While a lot of the questions are about illustrations, what’s been coming up more and more is about the pages that come before the story text begins. The pages before the story are called the front matter.
Just this week, someone asked me about a Dedication Page.
So, here is a list (in order of appearance) of the pages that will or may come before the first page of your story. Some examples are included.
1. Half title page – this is a page at the very beginning of the book that has ONLY the title of the book. It’s usually only used if pages are needed to thicken the book.
2. Frontispiece – this is a page that is an informative or decorative illustration that faces the book’s title page. It appears on the opposite page of the title page. This page is optional.
3. Title page – this is the page that lists the title, subtitle, author, and publisher. I may include the publisher’s location, year of publication, a description of the book, and either the cover illustration or other illustration.
4. Copyright page – this is the page that lists the copyright notice and the “All rights reserved” warning. It should also include the publisher’s name and address; printing details; the edition of the book; and the ISBN(s).
It may also include ordering information, your website URL, disclaimers, and the CIP Data Block from the Library of Congress.
In regard to the CIP Data Block, Kindlepreneur.com explains:
The Library of Congress issues a CIP data block to you. It is not something you can create for yourself. However, if you’re a self-publisher, you are not even eligible to have a CIP data issued to you by the Library of Congress.
You can, however, pay to have a P-CIP (Publisher’s Catalog-in-Publication) data block generated for you, if you truly desire. Having P-CIP data can make your book look more professional. It costs anywhere from $60-$100, and can be done by Quality Books, Inc. or CIPblock.com. (1)
5. Dedication – this is a page that explains the author’s source of inspiration and/or who she is dedication the book to. It can be a single name or it can be a paragraph or two. This page is optional.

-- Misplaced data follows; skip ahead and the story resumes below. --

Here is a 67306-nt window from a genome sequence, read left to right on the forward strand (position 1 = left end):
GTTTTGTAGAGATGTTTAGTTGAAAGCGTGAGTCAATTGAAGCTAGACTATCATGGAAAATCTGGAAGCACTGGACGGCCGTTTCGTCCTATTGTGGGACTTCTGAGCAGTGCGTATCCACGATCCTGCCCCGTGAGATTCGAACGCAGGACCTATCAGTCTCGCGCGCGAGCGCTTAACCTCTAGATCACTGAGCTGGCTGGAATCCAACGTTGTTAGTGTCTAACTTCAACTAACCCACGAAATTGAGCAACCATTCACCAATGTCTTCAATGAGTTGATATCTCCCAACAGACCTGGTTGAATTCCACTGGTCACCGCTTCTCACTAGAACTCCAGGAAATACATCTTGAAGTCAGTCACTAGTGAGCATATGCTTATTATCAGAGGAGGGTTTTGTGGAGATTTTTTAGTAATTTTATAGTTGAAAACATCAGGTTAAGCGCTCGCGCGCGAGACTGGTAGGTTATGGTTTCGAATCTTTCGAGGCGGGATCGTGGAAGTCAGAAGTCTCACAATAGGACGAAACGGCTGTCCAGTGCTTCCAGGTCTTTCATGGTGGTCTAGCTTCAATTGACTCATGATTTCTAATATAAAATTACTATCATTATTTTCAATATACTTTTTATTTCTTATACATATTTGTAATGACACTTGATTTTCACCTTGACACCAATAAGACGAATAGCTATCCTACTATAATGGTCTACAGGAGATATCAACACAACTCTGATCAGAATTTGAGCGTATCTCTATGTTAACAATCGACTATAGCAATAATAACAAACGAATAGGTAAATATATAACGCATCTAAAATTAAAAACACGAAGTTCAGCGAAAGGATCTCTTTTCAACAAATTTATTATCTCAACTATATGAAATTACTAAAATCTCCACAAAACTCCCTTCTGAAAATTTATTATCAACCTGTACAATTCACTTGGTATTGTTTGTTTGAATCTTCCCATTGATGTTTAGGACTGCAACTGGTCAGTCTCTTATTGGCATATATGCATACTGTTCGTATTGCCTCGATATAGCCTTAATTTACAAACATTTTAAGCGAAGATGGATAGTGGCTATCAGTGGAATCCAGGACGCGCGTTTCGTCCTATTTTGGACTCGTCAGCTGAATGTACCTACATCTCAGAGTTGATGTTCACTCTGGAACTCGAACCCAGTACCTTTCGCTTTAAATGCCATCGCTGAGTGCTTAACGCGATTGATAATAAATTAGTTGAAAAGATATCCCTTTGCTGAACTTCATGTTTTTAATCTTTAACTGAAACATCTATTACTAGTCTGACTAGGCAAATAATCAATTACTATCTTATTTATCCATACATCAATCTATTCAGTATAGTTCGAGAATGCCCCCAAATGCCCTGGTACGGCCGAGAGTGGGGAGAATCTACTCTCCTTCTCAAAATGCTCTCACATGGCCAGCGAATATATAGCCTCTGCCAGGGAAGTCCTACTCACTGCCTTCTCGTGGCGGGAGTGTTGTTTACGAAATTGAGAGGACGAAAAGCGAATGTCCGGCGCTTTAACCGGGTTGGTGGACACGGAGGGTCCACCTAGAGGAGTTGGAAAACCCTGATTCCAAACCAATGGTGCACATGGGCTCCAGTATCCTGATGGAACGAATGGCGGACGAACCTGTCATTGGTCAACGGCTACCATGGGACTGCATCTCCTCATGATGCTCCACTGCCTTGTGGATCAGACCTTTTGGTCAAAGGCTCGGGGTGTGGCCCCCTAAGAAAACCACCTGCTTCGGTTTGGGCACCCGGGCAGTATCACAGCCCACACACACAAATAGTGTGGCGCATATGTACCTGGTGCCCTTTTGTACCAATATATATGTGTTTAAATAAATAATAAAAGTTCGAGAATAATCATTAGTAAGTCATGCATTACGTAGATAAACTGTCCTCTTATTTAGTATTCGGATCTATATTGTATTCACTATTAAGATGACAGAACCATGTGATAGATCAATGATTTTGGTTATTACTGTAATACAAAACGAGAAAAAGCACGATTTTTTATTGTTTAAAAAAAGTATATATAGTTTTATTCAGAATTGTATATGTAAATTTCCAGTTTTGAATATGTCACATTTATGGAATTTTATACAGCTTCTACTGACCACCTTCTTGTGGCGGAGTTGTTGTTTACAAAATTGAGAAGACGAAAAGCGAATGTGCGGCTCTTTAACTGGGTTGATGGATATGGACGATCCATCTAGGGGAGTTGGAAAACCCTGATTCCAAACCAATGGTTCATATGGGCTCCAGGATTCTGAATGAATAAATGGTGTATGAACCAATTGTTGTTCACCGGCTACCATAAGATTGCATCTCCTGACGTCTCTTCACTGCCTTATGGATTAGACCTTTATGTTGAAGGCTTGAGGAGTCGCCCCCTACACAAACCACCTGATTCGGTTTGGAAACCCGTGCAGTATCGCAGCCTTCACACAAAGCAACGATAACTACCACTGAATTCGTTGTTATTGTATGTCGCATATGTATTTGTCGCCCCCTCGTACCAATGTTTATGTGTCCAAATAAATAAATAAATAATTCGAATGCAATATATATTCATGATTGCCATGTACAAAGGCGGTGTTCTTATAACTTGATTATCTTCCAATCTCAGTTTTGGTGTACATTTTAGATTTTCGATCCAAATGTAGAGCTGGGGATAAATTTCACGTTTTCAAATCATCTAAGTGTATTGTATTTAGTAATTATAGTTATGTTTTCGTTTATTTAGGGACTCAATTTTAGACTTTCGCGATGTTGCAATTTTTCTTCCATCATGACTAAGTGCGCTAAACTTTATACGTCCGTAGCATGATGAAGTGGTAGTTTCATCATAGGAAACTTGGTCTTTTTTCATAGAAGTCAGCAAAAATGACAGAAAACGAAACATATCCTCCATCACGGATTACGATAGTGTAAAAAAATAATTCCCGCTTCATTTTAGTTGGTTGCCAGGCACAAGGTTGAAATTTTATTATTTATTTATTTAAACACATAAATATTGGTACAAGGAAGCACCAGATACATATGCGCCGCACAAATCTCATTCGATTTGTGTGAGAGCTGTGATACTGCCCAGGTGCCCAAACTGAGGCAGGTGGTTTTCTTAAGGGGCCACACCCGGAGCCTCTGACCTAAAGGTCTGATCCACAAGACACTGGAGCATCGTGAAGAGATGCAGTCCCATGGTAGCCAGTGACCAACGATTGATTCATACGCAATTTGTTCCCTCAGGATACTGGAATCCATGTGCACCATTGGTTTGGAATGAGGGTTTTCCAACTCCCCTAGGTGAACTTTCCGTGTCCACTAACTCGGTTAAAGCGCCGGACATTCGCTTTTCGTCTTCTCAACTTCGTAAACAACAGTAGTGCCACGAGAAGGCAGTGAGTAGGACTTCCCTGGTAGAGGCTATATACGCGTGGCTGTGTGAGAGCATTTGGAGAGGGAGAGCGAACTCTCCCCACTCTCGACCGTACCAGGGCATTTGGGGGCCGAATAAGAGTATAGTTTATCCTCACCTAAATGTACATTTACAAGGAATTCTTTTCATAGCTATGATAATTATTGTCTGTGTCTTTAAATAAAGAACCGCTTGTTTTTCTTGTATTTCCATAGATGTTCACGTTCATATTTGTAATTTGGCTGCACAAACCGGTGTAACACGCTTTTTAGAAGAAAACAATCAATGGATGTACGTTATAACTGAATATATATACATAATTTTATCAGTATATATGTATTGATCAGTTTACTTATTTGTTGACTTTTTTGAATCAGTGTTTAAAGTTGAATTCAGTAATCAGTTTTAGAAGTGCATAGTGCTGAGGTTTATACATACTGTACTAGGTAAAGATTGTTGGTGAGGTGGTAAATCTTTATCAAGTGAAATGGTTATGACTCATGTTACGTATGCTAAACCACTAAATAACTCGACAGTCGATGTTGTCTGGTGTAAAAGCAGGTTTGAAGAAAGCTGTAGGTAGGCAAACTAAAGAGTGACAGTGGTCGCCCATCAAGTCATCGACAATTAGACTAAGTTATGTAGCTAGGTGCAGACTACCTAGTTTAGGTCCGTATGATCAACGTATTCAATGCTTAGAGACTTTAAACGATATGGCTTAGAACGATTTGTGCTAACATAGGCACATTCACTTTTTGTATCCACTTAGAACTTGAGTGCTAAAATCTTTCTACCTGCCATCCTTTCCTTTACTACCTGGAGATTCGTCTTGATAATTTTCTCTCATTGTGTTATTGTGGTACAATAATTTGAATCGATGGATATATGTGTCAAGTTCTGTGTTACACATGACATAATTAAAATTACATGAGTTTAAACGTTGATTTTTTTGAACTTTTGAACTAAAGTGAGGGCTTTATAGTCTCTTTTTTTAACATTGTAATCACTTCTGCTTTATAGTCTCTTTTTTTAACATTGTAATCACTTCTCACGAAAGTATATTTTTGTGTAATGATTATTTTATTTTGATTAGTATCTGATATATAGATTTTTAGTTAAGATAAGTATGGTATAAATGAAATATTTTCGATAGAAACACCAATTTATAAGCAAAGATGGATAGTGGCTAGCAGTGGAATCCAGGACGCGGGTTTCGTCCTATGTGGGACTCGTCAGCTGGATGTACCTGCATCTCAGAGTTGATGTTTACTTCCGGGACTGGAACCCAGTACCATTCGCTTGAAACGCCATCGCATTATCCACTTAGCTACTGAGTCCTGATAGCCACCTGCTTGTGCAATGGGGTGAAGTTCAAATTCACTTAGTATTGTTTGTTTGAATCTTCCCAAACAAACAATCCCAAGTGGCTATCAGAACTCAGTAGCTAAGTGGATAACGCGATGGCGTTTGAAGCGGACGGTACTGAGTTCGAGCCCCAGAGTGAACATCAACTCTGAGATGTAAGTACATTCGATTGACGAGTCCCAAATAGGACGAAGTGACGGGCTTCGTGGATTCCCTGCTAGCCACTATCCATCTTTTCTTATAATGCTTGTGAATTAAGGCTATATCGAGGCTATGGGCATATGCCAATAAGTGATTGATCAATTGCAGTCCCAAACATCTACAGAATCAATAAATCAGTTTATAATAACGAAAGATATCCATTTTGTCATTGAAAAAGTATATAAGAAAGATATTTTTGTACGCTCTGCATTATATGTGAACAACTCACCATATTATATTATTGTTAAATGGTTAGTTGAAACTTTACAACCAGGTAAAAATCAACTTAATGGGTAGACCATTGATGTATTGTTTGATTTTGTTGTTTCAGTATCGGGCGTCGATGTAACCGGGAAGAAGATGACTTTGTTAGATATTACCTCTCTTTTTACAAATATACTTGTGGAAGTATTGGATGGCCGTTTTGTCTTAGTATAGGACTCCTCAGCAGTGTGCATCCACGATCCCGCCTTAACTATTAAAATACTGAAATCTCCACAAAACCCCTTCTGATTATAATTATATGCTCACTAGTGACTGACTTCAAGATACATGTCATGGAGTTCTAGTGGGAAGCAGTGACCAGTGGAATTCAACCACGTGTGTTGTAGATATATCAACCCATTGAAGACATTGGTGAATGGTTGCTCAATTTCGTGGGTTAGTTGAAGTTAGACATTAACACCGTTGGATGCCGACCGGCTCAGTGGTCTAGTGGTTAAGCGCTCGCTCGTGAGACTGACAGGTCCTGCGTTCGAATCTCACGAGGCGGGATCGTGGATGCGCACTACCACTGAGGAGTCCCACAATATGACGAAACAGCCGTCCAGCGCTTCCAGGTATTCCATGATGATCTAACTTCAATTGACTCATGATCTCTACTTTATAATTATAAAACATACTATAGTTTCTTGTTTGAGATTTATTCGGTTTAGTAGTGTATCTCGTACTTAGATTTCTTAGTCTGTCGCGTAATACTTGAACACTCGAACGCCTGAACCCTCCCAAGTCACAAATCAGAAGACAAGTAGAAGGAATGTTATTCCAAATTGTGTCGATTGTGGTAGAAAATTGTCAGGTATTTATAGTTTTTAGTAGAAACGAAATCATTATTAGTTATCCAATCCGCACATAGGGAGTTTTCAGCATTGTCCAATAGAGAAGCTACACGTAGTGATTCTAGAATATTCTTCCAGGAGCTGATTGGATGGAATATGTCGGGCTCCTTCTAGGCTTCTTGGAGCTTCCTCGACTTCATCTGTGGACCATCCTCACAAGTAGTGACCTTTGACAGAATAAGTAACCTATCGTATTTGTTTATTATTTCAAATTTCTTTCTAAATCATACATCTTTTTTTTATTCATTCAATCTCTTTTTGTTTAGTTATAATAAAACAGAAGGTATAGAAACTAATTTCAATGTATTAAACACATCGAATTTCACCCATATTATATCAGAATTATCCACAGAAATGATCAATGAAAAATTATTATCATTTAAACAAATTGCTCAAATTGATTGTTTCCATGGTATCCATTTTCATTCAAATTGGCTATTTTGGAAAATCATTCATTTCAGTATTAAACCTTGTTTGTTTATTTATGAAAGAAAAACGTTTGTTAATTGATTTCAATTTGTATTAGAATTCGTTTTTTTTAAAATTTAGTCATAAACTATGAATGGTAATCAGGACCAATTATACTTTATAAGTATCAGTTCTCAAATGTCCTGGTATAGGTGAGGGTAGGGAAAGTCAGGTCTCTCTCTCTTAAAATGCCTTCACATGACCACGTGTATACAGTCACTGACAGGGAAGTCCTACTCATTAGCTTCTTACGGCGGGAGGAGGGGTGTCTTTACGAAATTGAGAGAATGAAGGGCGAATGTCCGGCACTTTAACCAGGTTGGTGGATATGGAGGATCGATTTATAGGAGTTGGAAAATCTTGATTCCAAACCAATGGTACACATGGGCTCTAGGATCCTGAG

6. Epigraph – this is a page that includes a quotation, sentence, or poem. It can face the Table of Contents or the first page of the text.
I’m currently working on a 10 book series that will have an epigraph in each book.
Epigraphs can also be used at the beginning of chapters, on the same page the chapter begins or on a separate page opposite the beginning of each chapter.
According to LiteraryDevices.com:
An epigraph can serve different purposes such as it can be used as a summary, introduction, an example, or an association with some famous literary works, so as to draw comparison or to generate a specific context to be presented in the piece. (2)
This page is optional.
7. Contents Page, also known as the Table of Contents – this page lists each section and/or chapters within the book. It helps the reader navigate the book in longer works, like middle grade and young adult stories.
You would not use a Contents Page in a picture book.
8. Foreword – this page has a short piece written by someone other than the author. Its purpose is to introduce the author and the book. It most often includes the writer’s name and signature.
Usually, the writer of the foreword is noteworthy.
This page is optional.
9. Preface – this page is written by the author and usually tells about how and why the book came to be and the process. It may also include what the book is about and why you think it’s important. This page is optional.
10. Acknowledgments – this page lists the people or entities the author is grateful to for help in the creation of the book. This page is optional.
11. Introduction – this page discusses the purpose and goals of the book. This page is optional.
12. Prologue – this page sets the scene for the fiction story. It can include backstory and should be told in the protagonist’s voice. This page is optional.
13. Second half title – this page helps set off or end an extensive front matter. As the name implies, it’s identical to the first half title page and is added before the beginning of the story text. It is used when needed.
Other pages in the front matter that you may find in some books are: List of Figures and List of Tables. But, for the majority of authors self-publishing children’s books they aren’t needed.
I just want to note here that most of the front matter isn’t necessary until after the story is written. And, if you have a picture book, it won’t be needed until after the illustrations are done.
You’ll need it when you’re ready to upload your book to sites like CreateSpace or when you’re ready to hand it over to them to upload it for publication for you.
That’s about it for the front matter of your book. The story itself is considered the ‘body of the book.’ When I get the time, I’ll write about the ‘back matter’ of your book.
Hope this is helpful in your self-publishing journey.
MORE ON WRITING FOR CHILDREN
Shoot me an email at: firstname.lastname@example.org (please put Children’s Writing Help in the Subject line). Or, you can give me a call at 834—347—6700